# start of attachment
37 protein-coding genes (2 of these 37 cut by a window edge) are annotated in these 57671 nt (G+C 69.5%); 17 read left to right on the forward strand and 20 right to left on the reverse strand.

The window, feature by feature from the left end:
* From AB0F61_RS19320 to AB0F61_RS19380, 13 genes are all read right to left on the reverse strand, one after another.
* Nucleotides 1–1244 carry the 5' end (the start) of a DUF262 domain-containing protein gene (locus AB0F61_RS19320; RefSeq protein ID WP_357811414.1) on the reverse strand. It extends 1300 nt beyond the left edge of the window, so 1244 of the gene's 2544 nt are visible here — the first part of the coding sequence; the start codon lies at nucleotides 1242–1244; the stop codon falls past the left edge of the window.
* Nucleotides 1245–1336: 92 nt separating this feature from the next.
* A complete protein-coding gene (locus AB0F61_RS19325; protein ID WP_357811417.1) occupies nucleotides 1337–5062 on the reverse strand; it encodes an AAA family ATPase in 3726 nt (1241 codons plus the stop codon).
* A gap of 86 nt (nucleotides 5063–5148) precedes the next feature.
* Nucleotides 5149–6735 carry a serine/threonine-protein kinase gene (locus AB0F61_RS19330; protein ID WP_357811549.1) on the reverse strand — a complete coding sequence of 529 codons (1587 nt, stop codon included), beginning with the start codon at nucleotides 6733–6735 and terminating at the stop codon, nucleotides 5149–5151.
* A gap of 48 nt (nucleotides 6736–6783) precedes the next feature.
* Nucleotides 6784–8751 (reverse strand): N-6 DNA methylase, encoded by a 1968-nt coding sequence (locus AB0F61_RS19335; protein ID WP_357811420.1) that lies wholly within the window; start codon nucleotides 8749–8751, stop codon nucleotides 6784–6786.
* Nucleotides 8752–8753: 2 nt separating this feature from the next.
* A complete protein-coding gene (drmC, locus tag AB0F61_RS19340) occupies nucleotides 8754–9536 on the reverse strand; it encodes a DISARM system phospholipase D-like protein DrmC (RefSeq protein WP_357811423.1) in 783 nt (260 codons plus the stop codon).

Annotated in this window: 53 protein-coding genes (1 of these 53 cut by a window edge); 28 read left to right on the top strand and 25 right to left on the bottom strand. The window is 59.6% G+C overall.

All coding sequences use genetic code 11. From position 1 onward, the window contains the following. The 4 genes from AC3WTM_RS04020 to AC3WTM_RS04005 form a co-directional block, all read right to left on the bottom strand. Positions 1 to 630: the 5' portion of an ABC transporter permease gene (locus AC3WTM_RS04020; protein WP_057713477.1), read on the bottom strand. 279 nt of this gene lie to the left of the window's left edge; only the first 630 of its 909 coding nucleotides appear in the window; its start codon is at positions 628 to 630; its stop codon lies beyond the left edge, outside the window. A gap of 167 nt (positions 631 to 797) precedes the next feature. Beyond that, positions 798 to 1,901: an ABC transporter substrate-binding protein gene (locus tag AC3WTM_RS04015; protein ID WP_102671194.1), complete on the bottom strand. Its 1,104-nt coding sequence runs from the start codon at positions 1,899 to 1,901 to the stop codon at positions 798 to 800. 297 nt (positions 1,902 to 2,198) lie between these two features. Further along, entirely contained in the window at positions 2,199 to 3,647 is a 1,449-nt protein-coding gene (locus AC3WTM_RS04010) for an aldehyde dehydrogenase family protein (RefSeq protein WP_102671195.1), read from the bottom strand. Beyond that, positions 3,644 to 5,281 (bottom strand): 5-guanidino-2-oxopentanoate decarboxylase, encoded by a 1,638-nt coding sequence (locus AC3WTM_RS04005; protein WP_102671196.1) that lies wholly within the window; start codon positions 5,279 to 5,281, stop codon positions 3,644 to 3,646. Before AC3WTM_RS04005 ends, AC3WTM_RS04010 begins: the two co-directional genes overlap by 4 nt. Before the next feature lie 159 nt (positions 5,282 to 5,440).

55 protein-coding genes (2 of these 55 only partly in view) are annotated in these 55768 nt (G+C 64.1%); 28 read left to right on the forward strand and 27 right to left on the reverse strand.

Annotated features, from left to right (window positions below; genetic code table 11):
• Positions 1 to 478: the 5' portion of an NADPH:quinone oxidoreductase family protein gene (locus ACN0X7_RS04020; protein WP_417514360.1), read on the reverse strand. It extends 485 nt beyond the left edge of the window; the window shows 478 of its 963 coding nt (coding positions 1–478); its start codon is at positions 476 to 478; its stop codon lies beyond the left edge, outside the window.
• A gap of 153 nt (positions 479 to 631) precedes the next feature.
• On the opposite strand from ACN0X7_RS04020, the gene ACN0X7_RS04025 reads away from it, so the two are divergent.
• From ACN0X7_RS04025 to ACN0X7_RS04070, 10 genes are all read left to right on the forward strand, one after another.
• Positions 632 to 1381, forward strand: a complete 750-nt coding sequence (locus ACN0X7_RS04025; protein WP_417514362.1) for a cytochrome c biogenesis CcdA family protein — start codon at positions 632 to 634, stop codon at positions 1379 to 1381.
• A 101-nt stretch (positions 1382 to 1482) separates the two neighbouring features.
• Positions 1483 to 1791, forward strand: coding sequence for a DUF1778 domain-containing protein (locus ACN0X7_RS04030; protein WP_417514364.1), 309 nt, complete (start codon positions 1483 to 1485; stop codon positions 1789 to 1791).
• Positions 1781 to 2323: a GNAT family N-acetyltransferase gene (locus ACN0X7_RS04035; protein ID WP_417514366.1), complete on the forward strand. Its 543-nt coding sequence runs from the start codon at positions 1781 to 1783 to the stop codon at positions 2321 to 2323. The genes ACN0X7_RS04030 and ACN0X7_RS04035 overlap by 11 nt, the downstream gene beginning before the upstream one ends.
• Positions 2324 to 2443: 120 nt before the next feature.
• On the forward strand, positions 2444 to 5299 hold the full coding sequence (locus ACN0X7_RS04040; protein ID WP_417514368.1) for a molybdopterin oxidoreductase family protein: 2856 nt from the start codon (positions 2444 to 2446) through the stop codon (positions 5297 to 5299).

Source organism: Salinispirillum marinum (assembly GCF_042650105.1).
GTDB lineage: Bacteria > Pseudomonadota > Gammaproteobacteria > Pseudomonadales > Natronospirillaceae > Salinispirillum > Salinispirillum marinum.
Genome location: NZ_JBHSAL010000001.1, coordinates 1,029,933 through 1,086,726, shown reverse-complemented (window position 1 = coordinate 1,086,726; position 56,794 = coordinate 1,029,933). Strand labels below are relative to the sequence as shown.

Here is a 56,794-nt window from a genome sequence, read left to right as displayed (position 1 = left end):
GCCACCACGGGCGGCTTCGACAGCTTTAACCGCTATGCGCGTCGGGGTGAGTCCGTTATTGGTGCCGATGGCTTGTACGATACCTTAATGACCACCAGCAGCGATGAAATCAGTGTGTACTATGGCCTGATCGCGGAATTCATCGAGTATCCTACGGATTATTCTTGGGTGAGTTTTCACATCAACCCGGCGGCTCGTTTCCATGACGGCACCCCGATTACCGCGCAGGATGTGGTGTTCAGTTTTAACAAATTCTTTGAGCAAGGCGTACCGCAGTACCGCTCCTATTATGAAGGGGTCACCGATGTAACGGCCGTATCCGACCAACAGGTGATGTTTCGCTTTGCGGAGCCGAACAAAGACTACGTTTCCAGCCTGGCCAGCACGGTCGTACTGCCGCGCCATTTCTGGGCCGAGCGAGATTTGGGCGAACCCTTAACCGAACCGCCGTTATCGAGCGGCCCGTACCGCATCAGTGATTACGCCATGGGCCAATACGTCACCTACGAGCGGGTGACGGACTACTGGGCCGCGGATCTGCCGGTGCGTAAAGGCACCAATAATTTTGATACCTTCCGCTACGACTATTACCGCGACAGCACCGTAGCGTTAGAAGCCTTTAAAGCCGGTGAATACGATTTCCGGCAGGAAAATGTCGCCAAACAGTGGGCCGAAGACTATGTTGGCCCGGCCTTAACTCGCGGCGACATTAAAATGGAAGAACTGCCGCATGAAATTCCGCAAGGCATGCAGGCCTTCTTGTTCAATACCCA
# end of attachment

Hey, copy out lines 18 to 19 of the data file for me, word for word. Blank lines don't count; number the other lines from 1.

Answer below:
• A gap of 153 nt (positions 479 to 631) precedes the next feature.
• On the opposite strand from ACN0X7_RS04020, the gene ACN0X7_RS04025 reads away from it, so the two are divergent.